Volume 81, Number 16 | September 15 - 21, 2011
West and East Village, Chelsea, Soho, Noho, Little Italy, Chinatown and Lower East Side, Since 1933
Written by Stephen Girasuolo
Directed by Leslie Silva
Through September 18, 7pm
At the Algonquin Seaport Theater
Pier 17 (89 South St.)
For tickets and info, call 212-265-2142
Photo by Bobby Friedel
L to R: P.J. Sosko (as Pete) and Jimmie James (as Al), on the 27th floor of the Freedom Tower.
Class conflict at Ground Zero
Exploring the aftermath, without excessive immersion in sorrow
BY ALINE REYNOLDS
Scores of 9/11-themed plays have been written in the decade since the attacks, several of which have been performed in New York in recent weeks. Stephen Girasuolo’s “Orange Alert” — while not exceptional — is captivating and well worth seeing.
The two-act play provides candid snapshots of construction workers and restaurant employees in and around Ground Zero. Unlike many other 9/11 plays, “Orange Alert” portrays the aftermath without immersing the audience in unrelieved sadness (many of the scenes are, in fact, comical).
The play sheds light on the restoration of the World Trade Center while highlighting tensions between people of different social classes that partook in the rebuilding of Lower Manhattan. Bobby, a restaurant delivery boy, is mesmerized by the interior of a new area hotel — telling co-worker Layla it made him feel as if he was “in another world.” Layla, in turn, refers to the tourists as “animals,” and mocks their visit to the “big hole” at Ground Zero.
While he does succeed in offering the perspectives of construction workers, cooks and delivery boys with wit and realism, Girasuolo doesn’t introduce us to a single financial trader or tourist. It’s strange not to have introduced April’s husband — a former trader at the Twin Towers who like W.T.C. construction worker Al, gets laid off from his job and takes a stab at suicide. Having not taken this road, the playwright misses his chance to make a more unique contribution to the post-9/11 discussion by exploring how the event, and its ensuing economic downturn, created a bond between people of different social strata.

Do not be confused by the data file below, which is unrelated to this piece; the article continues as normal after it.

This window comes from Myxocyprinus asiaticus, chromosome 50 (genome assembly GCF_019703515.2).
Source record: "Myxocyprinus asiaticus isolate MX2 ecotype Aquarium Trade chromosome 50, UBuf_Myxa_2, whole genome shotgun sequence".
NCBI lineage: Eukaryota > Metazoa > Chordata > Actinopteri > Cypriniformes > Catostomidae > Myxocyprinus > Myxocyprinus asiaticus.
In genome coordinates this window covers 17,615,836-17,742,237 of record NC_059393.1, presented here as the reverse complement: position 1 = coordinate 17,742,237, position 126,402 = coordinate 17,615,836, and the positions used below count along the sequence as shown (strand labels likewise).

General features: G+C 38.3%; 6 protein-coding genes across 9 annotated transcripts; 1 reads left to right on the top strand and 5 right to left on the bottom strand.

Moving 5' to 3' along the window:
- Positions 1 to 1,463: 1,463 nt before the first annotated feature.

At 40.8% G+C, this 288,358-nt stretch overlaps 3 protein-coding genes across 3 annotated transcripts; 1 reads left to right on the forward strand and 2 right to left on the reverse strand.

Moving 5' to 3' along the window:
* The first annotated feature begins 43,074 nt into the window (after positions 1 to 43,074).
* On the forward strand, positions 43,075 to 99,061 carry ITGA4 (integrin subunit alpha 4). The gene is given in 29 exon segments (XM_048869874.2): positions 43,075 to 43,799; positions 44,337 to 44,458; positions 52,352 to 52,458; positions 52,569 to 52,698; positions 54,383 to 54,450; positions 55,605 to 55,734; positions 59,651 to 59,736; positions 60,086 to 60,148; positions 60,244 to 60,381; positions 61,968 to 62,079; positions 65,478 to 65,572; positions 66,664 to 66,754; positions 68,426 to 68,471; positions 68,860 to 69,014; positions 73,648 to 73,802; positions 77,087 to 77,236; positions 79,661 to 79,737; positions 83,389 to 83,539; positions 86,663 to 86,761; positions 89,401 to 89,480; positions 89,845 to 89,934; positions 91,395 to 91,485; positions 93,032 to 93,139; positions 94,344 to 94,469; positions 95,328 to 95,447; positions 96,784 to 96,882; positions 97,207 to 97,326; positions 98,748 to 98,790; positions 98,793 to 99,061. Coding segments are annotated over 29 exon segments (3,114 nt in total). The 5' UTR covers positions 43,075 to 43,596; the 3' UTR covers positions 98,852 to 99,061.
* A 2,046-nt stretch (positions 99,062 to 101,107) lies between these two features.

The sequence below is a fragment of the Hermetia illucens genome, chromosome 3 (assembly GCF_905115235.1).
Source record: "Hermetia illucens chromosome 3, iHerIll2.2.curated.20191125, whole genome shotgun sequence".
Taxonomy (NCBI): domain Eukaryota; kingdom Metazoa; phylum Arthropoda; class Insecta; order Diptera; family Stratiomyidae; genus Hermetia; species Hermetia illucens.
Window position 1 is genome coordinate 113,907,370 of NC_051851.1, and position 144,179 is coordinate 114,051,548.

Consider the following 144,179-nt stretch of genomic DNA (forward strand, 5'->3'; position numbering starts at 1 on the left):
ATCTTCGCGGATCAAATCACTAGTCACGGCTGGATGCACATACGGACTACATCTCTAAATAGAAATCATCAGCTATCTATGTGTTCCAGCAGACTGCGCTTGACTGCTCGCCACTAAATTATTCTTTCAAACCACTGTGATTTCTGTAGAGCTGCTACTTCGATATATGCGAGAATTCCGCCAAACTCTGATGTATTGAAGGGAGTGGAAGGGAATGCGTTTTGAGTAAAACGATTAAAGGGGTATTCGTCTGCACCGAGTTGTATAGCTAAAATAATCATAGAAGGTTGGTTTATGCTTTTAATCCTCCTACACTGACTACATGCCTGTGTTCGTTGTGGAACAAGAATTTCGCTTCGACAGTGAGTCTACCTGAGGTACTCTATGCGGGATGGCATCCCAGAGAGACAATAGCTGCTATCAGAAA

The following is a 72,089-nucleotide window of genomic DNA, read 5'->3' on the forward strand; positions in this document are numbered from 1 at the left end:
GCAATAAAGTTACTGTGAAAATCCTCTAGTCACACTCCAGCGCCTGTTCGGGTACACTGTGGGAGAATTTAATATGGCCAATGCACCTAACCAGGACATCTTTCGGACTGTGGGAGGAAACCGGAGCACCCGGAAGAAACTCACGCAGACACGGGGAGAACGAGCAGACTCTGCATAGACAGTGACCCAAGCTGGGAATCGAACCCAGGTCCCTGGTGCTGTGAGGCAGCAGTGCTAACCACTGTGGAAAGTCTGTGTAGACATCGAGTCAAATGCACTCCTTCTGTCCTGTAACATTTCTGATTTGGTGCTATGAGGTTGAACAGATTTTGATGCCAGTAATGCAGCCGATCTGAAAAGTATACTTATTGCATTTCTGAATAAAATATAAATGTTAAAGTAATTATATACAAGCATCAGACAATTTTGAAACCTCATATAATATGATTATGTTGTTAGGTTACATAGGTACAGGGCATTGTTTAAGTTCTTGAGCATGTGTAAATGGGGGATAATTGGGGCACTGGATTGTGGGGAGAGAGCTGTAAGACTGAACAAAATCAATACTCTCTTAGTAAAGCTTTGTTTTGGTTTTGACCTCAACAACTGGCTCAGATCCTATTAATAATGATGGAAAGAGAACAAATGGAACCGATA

The play does, however, provide tantalizing glimpses into class distinctions. As construction workers Al and Pete marvel at the view from the 27th floor of Tower One, they point out that they’ll never be able to enjoy their own creation. “I’m going to miss this floor,” Al tells his co-worker, Pete — who replies, “Probably someone here will be making a lot of money in this room.”
Peppered with chilling allusions to 9/11, the second act takes some shocking turns. Girasuolo effectively connects the characters toward the end, including those who were previously strangers. As Al, distraught over being fired when he had anticipated a promotion, presumably jumps out of the 27th floor of Tower One, Layla — who witnesses his suicide — relives the horror of watching office workers leap to their deaths from the Twin Towers on September 11, 2001. She and Bobby then share vivid flashbacks of where they were that morning, only to discover that they were trapped in the same bank.